Economic History of the United States

By Chester W. Wright | Go to book overview

CHAPTER XLIII
ECONOMIC ASPECTS OF THE WORLD WAR YEARS.-- (Continued)

The Accomplishment. The account of the difficult problems that arose in speedily equipping the fighting forces with the required goods and services at the same time that the necessities of the civilian population were served, together with the elaborate organization developed to effect this, has required considerable space. The more significant results achieved can be stated rather briefly.

The total number of men serving in the various branches of the armed forces of the country during the war was 4,800,000, or nearly one out of every twenty in the population. In the North during the Civil War about half as many were in service but they made up one out of every ten in the population. The selective draft was eventually extended to include all men from eighteen to forty-five years of age. This universal draft, which provided 60 per cent of the armed forces, was generally accepted as a much more democratic, equitable, and far less expensive method of securing recruits than was employed in the North during the Civil War when bounties were offered and only about 2 per cent were drafted. Of the total armed forces in the first World War, nearly 4,000,000 were in the army and one-half of them went to France; however, nearly four- fifths of this latter group did not go oversea until after May, 1918, and only two-thirds served in battle. Since most of the supplies for the oversea army came from the United States, this meant waging war at a distance of 3,000 or 4,000 miles from the ultimate base of supplies, an undertaking hitherto unequaled in the scale of operations involved. There was thus, in addition to the task of producing the supplies, the unusually difficult task of transporting and distributing them. All things considered, it must be said that the achievements were truly remarkable, far greater than anyone appreciating the difficulties involved would at the start have deemed possible.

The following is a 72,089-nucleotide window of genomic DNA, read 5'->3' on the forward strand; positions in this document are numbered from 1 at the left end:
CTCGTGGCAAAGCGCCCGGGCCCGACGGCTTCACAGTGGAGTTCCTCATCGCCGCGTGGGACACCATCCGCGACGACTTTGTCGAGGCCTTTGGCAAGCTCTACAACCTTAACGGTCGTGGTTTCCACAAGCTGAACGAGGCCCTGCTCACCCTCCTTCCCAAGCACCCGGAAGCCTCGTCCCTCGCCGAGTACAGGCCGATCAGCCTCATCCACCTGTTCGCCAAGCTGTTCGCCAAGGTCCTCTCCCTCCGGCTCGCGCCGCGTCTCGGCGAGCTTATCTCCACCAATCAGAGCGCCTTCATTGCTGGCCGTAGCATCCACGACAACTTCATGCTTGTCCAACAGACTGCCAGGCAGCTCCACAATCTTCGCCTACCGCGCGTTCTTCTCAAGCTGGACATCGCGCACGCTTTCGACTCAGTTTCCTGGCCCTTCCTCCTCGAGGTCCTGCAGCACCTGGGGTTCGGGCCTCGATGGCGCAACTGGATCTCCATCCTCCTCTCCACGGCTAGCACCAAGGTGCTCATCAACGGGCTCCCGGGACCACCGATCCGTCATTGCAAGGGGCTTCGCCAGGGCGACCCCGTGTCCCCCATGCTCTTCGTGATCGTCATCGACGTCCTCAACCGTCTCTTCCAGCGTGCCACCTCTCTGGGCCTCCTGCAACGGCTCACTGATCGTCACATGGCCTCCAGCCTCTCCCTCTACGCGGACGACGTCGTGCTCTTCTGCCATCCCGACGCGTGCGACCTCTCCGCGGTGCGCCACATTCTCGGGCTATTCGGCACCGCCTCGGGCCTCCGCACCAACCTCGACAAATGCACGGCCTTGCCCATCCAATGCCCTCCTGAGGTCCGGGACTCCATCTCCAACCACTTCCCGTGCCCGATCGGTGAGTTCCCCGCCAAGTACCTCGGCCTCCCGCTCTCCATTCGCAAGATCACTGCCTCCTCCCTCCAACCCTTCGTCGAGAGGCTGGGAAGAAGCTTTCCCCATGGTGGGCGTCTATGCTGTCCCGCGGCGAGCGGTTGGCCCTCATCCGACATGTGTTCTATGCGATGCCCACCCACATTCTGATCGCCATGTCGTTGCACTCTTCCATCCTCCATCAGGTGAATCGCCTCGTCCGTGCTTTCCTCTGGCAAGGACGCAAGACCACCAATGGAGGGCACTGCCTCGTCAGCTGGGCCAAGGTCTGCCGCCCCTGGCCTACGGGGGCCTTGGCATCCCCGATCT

It was, indeed, in the task of producing shipping for oversea transportation that the accomplishment of the tremendous organization set up to provide for war needs fell furthest short of what was desired. The efforts made have been described and, though mistakes occurred, it is clear the main reason for not accomplishing all that was desired was the physical impossibility of the task imposed. Though the need for ships

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